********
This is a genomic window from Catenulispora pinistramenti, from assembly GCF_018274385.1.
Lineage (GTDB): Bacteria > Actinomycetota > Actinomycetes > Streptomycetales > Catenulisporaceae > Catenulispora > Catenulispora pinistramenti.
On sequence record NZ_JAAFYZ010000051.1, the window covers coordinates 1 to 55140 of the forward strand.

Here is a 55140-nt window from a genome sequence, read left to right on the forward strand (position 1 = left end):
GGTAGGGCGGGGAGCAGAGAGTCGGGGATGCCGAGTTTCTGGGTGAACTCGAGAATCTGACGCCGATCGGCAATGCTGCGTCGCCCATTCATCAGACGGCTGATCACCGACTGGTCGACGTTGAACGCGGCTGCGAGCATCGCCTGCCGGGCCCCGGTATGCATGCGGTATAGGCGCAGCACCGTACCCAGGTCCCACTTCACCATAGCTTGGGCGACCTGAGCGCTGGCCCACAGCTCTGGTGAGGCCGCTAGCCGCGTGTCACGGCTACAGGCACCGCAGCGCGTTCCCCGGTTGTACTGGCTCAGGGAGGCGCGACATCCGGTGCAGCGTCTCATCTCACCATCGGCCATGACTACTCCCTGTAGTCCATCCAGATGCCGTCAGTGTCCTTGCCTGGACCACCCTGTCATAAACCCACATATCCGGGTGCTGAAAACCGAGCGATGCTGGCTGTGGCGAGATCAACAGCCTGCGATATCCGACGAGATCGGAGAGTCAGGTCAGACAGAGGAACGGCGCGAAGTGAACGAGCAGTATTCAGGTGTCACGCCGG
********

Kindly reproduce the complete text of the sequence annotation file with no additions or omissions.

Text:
This is a genomic window from Catenulispora pinistramenti, from assembly GCF_018274385.1.
Lineage (GTDB): Bacteria > Actinomycetota > Actinomycetes > Streptomycetales > Catenulisporaceae > Catenulispora > Catenulispora pinistramenti.
On sequence record NZ_JAAFYZ010000051.1, the window covers coordinates 1 to 55140 of the forward strand.

Here is a 55140-nt window from a genome sequence, read left to right on the forward strand (position 1 = left end):
GGTAGGGCGGGGAGCAGAGAGTCGGGGATGCCGAGTTTCTGGGTGAACTCGAGAATCTGACGCCGATCGGCAATGCTGCGTCGCCCATTCATCAGACGGCTGATCACCGACTGGTCGACGTTGAACGCGGCTGCGAGCATCGCCTGCCGGGCCCCGGTATGCATGCGGTATAGGCGCAGCACCGTACCCAGGTCCCACTTCACCATAGCTTGGGCGACCTGAGCGCTGGCCCACAGCTCTGGTGAGGCCGCTAGCCGCGTGTCACGGCTACAGGCACCGCAGCGCGTTCCCCGGTTGTACTGGCTCAGGGAGGCGCGACATCCGGTGCAGCGTCTCATCTCACCATCGGCCATGACTACTCCCTGTAGTCCATCCAGATGCCGTCAGTGTCCTTGCCTGGACCACCCTGTCATAAACCCACATATCCGGGTGCTGAAAACCGAGCGATGCTGGCTGTGGCGAGATCAACAGCCTGCGATATCCGACGAGATCGGAGAGTCAGGTCAGACAGAGGAACGGCGCGAAGTGAACGAGCAGTATTCAGGTGTCACGCCGG